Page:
-- At 11 a.m. Sunday, Mountain Daylight Time, the door to the Baltimore Orioles' clubhouse at Denver's Coors Field closed, and Manager Lee Mazzilli stood in front of his reeling team. The seventh game of a seven-game road trip was two hours away. To that point, the trip had included six losses, eight roster moves, one players-only meeting and countless layers of intrigue.

As Mazzilli addressed his players, perhaps the rookie manager for the first time could feel his clubhouse slipping ever so slightly away from him. Back in the salad days of April and May, when the Orioles were overachieving and hanging around the division lead, it was said many times that a manager's first big test does not come until his team struggles. And that time was now.

The meeting lasted about 10 minutes, and that afternoon the Orioles trudged through eight more innings of losing baseball before Brian Roberts's grand slam with two outs in the top of the ninth inning gave them a 4-2 win over the Colorado Rockies. The win snapped a seven-game losing streak and carried the Orioles back to Baltimore to face the New York Yankees, beginning Tuesday night, with a slightly better record (28-37) and an enormously better disposition.

"We haven't quit," Roberts said. "Nobody in here is a quitter."

In the meeting, Mazzilli did little more than repeat the same kind of cliched platitudes managers of losing clubs have been spouting for generations.

"I told the guys, 'You worry about today,' " Mazzilli said before Sunday's game. " 'You win today, and when Tuesday comes, you worry about Tuesday. What happened last week, you can't bring back.' . . . I told them I believe in them. Right now, we're having a bumpy road. There's nothing you can do about that. Just continue to be positive."

Mazzilli's unwaveringly positive attitude and back-slapping clubhouse style drew rave reviews in spring training and in the first two months of the season, but the team has lost 21 of its last 29 games.

Asked before Sunday's game about the players' view of Mazzilli at this point, one veteran said, "I think it's fine. At this level, the players understand it's about the players, not the manager. We're the ones who have to get us out of this. There's no emotion anymore on the bench. That's on us."

Still, as injuries and under-performance have shifted roles, the list of disgruntled players has grown.

Right-hander Rodrigo Lopez complained through the media about being sent back to the bullpen. Right-hander Rick Bauer bristled privately about being forced into a game in Cleveland -- the first stop on the road trip -- with only eight to 10 warmup pitches in the bullpen, then came down with a mysterious case of shoulder soreness.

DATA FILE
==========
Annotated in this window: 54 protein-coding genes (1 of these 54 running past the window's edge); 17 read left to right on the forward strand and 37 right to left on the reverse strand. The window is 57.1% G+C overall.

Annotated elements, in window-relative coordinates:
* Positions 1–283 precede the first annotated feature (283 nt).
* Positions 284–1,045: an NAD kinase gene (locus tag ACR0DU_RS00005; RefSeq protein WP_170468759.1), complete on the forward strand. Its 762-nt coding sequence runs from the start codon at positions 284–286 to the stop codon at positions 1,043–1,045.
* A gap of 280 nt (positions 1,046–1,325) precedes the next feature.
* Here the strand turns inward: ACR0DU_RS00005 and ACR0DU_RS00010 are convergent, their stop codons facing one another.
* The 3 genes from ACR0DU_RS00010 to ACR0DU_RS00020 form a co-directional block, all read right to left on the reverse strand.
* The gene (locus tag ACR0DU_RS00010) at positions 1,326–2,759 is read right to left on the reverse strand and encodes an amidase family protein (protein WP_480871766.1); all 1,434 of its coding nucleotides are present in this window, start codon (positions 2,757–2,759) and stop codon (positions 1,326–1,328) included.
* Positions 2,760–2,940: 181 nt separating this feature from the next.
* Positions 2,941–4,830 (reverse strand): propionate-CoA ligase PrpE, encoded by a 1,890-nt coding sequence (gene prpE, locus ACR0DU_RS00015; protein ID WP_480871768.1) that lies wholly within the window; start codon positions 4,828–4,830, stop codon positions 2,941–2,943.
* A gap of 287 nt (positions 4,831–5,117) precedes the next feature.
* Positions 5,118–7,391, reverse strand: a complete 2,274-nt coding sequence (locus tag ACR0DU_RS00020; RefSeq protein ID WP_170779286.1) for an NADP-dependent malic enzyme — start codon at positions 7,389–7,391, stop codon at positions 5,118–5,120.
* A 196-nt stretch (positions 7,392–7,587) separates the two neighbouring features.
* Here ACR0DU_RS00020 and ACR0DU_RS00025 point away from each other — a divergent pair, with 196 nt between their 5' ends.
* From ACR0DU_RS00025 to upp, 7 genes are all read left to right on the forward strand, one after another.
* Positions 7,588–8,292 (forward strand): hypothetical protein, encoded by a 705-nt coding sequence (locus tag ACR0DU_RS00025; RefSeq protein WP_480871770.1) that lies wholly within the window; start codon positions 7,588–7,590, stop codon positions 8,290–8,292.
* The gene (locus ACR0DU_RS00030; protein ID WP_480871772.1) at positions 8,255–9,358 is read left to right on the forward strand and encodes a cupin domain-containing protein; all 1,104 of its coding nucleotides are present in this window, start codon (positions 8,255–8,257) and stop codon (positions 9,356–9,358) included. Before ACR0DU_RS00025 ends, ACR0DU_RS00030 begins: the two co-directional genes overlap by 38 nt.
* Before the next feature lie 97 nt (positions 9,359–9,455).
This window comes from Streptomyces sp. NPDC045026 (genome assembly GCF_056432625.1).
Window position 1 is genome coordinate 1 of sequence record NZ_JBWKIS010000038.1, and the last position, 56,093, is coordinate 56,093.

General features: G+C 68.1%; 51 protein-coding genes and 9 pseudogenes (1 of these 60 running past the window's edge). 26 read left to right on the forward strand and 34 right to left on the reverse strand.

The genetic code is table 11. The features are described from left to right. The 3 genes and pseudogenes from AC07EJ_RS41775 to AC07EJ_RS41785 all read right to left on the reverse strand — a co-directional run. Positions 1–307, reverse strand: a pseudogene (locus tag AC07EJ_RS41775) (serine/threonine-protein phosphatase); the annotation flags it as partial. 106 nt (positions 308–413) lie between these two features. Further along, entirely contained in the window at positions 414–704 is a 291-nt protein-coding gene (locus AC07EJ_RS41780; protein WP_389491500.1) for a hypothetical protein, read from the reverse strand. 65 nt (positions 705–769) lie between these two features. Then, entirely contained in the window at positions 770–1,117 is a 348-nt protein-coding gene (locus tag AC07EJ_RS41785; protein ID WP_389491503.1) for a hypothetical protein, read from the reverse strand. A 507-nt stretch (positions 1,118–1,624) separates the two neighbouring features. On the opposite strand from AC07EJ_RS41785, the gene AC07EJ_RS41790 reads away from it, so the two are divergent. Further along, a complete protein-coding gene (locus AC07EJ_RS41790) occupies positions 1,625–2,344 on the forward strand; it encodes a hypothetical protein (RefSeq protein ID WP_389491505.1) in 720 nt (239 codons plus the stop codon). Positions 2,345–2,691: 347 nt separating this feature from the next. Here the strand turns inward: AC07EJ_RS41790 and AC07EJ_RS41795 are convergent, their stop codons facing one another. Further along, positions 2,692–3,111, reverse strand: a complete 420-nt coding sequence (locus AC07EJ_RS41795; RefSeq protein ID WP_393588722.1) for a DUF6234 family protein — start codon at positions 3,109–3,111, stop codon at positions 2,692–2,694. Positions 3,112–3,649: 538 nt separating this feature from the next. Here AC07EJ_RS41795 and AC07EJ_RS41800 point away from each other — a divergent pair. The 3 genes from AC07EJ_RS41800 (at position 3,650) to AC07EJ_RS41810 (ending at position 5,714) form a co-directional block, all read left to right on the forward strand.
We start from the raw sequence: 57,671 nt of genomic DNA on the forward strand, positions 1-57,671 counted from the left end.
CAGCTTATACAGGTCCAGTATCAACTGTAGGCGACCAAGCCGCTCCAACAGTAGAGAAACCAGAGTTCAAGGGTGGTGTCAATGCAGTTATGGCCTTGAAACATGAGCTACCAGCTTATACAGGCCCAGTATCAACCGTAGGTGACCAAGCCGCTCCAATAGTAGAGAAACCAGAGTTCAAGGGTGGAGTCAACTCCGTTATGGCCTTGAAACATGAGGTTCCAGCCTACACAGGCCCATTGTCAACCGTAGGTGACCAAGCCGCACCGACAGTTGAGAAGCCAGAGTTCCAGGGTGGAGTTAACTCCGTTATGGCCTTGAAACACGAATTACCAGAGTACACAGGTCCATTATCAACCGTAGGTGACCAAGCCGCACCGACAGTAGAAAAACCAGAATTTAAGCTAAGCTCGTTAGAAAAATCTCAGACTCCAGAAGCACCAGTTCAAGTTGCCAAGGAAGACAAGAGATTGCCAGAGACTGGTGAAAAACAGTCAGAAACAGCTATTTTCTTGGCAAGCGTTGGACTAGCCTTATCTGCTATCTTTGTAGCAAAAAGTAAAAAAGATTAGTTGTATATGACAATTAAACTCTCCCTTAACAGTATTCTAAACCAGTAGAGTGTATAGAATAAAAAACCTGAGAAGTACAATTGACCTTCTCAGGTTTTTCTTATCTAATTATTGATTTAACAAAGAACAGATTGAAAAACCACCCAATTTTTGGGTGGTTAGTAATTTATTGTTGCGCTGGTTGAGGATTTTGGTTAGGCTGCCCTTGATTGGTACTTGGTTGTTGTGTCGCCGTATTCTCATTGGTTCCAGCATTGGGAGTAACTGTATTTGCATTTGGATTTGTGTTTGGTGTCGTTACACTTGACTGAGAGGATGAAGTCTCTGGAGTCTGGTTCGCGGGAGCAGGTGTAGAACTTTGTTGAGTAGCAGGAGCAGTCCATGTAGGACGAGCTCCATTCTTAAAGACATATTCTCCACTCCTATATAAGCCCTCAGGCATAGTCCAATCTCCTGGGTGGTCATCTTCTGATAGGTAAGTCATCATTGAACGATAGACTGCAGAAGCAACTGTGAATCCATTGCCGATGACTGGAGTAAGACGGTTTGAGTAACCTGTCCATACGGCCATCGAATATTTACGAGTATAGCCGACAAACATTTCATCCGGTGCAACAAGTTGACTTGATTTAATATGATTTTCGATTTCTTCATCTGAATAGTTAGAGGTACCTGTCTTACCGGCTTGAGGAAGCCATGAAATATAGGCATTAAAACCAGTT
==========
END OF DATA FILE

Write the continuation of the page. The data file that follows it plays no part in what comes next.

Second baseman Jerry Hairston, who has devolved into a utility player with his main job still blocked by Roberts, has told friends he is upset being stuck playing positions -- such as third base and left and right field -- where he is ill-prepared and exposed.

Meantime, injuries crushed the Orioles in the latter stages of the road trip, creating a semi-comical merry-go-round of roster moves over the weekend in Denver. At one point, infielder Jose Leon was optioned to Class AAA Ottawa on Friday night (to make room for newly signed David Newhan), then was told Saturday to return to Coors Field, because he was activated again with B.J. Surhoff placed on the disabled list. The only reason Leon was still in Denver was that the red-eye flight the Orioles tried to get him on Friday night was full.

The Orioles' dramatic win on Sunday does not obscure their obvious problems and shortcomings. Prior to Roberts's game-winning swing, the team was two strikes away from being shut out for the third time in two weeks.

A recent string of five straights games against left-handed starters exposed the team's lack of right-handed bench players, especially after Melvin Mora and Luis Matos went down with injuries.

Equally concerning is a team batting average of .245 with runners in scoring position, which ranks last in the league. Shortstop Miguel Tejada, whose six-year, $72 million contract is the longest and most lucrative in team history, is hitting only .241 and has grounded into 10 double plays in those situations.

"A couple of [clutch] hits last week, and it's a whole different story," Mazzilli said. "A break here and there, and you're not even close to [being in] this situation."

It also seems clear that, in hindsight, the front office lost on its gamble to entrust the team's fate to a young starting rotation, 40 percent of which -- right-hander Kurt Ainsworth and lefty Eric DuBose -- is now on the disabled list, and the other 60 percent of which has all struggled to varying degrees.

The team still has not figured out who will take DuBose's turn in the rotation on Saturday against Atlanta. Lacking palatable options within the organization, the front office may look outside -- something it has resisted for months while vowing to let its young pitchers pitch.

And in the meantime, the Orioles own their worst 65-game record since 1999, are in last place by percentage points, and will play 17 games in the next 16 days.

"We need to play the game like we did at the beginning of season," Mazzilli said. "It's June. There's a long way to go. Things can turn around very quickly. I know we're a better club than [we were] this week. There's no question in my mind."

Manager Lee Mazzilli, left, with hitting coach Terry Crowley: "A couple of [clutch] hits last week, and it's a whole different story." Orioles ended a seven-game losing streak Sunday, now face Yankees.